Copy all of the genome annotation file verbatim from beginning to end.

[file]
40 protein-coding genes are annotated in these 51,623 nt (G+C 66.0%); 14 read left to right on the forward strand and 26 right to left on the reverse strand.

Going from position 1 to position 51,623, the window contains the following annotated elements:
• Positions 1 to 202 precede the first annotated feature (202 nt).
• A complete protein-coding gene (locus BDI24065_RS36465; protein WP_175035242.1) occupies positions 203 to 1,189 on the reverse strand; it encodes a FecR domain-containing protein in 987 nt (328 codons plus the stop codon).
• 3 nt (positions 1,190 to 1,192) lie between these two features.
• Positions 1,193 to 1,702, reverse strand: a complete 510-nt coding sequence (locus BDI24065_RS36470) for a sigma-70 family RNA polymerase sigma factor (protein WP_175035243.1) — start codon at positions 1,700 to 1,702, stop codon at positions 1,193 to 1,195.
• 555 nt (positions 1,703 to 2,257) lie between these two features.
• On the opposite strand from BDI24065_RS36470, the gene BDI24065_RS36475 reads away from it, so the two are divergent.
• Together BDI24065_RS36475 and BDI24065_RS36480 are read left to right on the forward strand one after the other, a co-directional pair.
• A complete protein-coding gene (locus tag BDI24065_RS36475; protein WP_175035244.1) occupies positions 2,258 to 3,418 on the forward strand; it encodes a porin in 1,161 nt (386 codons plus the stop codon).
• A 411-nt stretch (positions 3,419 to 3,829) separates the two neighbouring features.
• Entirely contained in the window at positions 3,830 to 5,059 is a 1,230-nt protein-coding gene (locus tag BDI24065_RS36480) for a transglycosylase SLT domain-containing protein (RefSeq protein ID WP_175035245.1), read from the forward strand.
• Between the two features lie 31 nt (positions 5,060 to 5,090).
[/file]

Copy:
40 protein-coding genes are annotated in these 51,623 nt (G+C 66.0%); 14 read left to right on the forward strand and 26 right to left on the reverse strand.

Going from position 1 to position 51,623, the window contains the following annotated elements:
• Positions 1 to 202 precede the first annotated feature (202 nt).
• A complete protein-coding gene (locus BDI24065_RS36465; protein WP_175035242.1) occupies positions 203 to 1,189 on the reverse strand; it encodes a FecR domain-containing protein in 987 nt (328 codons plus the stop codon).
• 3 nt (positions 1,190 to 1,192) lie between these two features.
• Positions 1,193 to 1,702, reverse strand: a complete 510-nt coding sequence (locus BDI24065_RS36470) for a sigma-70 family RNA polymerase sigma factor (protein WP_175035243.1) — start codon at positions 1,700 to 1,702, stop codon at positions 1,193 to 1,195.
• 555 nt (positions 1,703 to 2,257) lie between these two features.
• On the opposite strand from BDI24065_RS36470, the gene BDI24065_RS36475 reads away from it, so the two are divergent.
• Together BDI24065_RS36475 and BDI24065_RS36480 are read left to right on the forward strand one after the other, a co-directional pair.
• A complete protein-coding gene (locus tag BDI24065_RS36475; protein WP_175035244.1) occupies positions 2,258 to 3,418 on the forward strand; it encodes a porin in 1,161 nt (386 codons plus the stop codon).
• A 411-nt stretch (positions 3,419 to 3,829) separates the two neighbouring features.
• Entirely contained in the window at positions 3,830 to 5,059 is a 1,230-nt protein-coding gene (locus tag BDI24065_RS36480) for a transglycosylase SLT domain-containing protein (RefSeq protein ID WP_175035245.1), read from the forward strand.
• Between the two features lie 31 nt (positions 5,060 to 5,090).